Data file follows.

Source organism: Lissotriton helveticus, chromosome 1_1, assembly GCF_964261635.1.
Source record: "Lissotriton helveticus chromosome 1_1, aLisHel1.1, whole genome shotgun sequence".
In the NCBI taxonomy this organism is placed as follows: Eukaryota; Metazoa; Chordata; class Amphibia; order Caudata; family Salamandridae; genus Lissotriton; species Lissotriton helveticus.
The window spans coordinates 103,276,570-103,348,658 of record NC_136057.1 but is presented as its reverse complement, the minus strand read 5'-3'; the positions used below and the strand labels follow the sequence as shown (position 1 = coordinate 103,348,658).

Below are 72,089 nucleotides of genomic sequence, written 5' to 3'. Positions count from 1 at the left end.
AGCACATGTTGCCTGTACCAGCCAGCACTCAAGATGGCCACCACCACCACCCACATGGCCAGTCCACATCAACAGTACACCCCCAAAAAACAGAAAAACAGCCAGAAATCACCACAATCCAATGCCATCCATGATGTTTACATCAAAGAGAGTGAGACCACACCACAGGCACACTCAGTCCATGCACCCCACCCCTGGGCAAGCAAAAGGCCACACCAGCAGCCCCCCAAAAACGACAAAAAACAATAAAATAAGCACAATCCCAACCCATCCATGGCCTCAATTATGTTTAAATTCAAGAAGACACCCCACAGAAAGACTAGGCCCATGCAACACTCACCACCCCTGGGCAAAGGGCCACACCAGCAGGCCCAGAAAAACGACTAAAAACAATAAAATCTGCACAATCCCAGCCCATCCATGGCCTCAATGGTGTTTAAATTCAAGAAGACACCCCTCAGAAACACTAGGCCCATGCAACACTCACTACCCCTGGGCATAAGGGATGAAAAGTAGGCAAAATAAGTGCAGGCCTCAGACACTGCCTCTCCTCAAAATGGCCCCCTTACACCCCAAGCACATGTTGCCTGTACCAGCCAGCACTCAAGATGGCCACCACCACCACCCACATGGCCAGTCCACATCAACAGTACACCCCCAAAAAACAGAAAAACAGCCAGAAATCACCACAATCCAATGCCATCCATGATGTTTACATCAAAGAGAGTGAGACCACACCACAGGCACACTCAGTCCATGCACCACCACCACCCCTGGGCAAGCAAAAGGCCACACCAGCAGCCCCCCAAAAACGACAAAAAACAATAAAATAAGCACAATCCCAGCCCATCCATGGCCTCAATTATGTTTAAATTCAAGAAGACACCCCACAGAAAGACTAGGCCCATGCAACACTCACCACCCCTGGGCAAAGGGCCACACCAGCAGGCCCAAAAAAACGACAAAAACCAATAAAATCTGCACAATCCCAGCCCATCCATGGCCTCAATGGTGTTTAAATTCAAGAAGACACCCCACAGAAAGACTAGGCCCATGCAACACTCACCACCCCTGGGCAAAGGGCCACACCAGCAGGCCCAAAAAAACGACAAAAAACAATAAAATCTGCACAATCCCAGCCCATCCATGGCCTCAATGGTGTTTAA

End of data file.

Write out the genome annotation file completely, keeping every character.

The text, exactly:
Source organism: Lissotriton helveticus, chromosome 1_1, assembly GCF_964261635.1.
Source record: "Lissotriton helveticus chromosome 1_1, aLisHel1.1, whole genome shotgun sequence".
In the NCBI taxonomy this organism is placed as follows: Eukaryota; Metazoa; Chordata; class Amphibia; order Caudata; family Salamandridae; genus Lissotriton; species Lissotriton helveticus.
The window spans coordinates 103,276,570-103,348,658 of record NC_136057.1 but is presented as its reverse complement, the minus strand read 5'-3'; the positions used below and the strand labels follow the sequence as shown (position 1 = coordinate 103,348,658).

Below are 72,089 nucleotides of genomic sequence, written 5' to 3'. Positions count from 1 at the left end.
AGCACATGTTGCCTGTACCAGCCAGCACTCAAGATGGCCACCACCACCACCCACATGGCCAGTCCACATCAACAGTACACCCCCAAAAAACAGAAAAACAGCCAGAAATCACCACAATCCAATGCCATCCATGATGTTTACATCAAAGAGAGTGAGACCACACCACAGGCACACTCAGTCCATGCACCCCACCCCTGGGCAAGCAAAAGGCCACACCAGCAGCCCCCCAAAAACGACAAAAAACAATAAAATAAGCACAATCCCAACCCATCCATGGCCTCAATTATGTTTAAATTCAAGAAGACACCCCACAGAAAGACTAGGCCCATGCAACACTCACCACCCCTGGGCAAAGGGCCACACCAGCAGGCCCAGAAAAACGACTAAAAACAATAAAATCTGCACAATCCCAGCCCATCCATGGCCTCAATGGTGTTTAAATTCAAGAAGACACCCCTCAGAAACACTAGGCCCATGCAACACTCACTACCCCTGGGCATAAGGGATGAAAAGTAGGCAAAATAAGTGCAGGCCTCAGACACTGCCTCTCCTCAAAATGGCCCCCTTACACCCCAAGCACATGTTGCCTGTACCAGCCAGCACTCAAGATGGCCACCACCACCACCCACATGGCCAGTCCACATCAACAGTACACCCCCAAAAAACAGAAAAACAGCCAGAAATCACCACAATCCAATGCCATCCATGATGTTTACATCAAAGAGAGTGAGACCACACCACAGGCACACTCAGTCCATGCACCACCACCACCCCTGGGCAAGCAAAAGGCCACACCAGCAGCCCCCCAAAAACGACAAAAAACAATAAAATAAGCACAATCCCAGCCCATCCATGGCCTCAATTATGTTTAAATTCAAGAAGACACCCCACAGAAAGACTAGGCCCATGCAACACTCACCACCCCTGGGCAAAGGGCCACACCAGCAGGCCCAAAAAAACGACAAAAACCAATAAAATCTGCACAATCCCAGCCCATCCATGGCCTCAATGGTGTTTAAATTCAAGAAGACACCCCACAGAAAGACTAGGCCCATGCAACACTCACCACCCCTGGGCAAAGGGCCACACCAGCAGGCCCAAAAAAACGACAAAAAACAATAAAATCTGCACAATCCCAGCCCATCCATGGCCTCAATGGTGTTTAA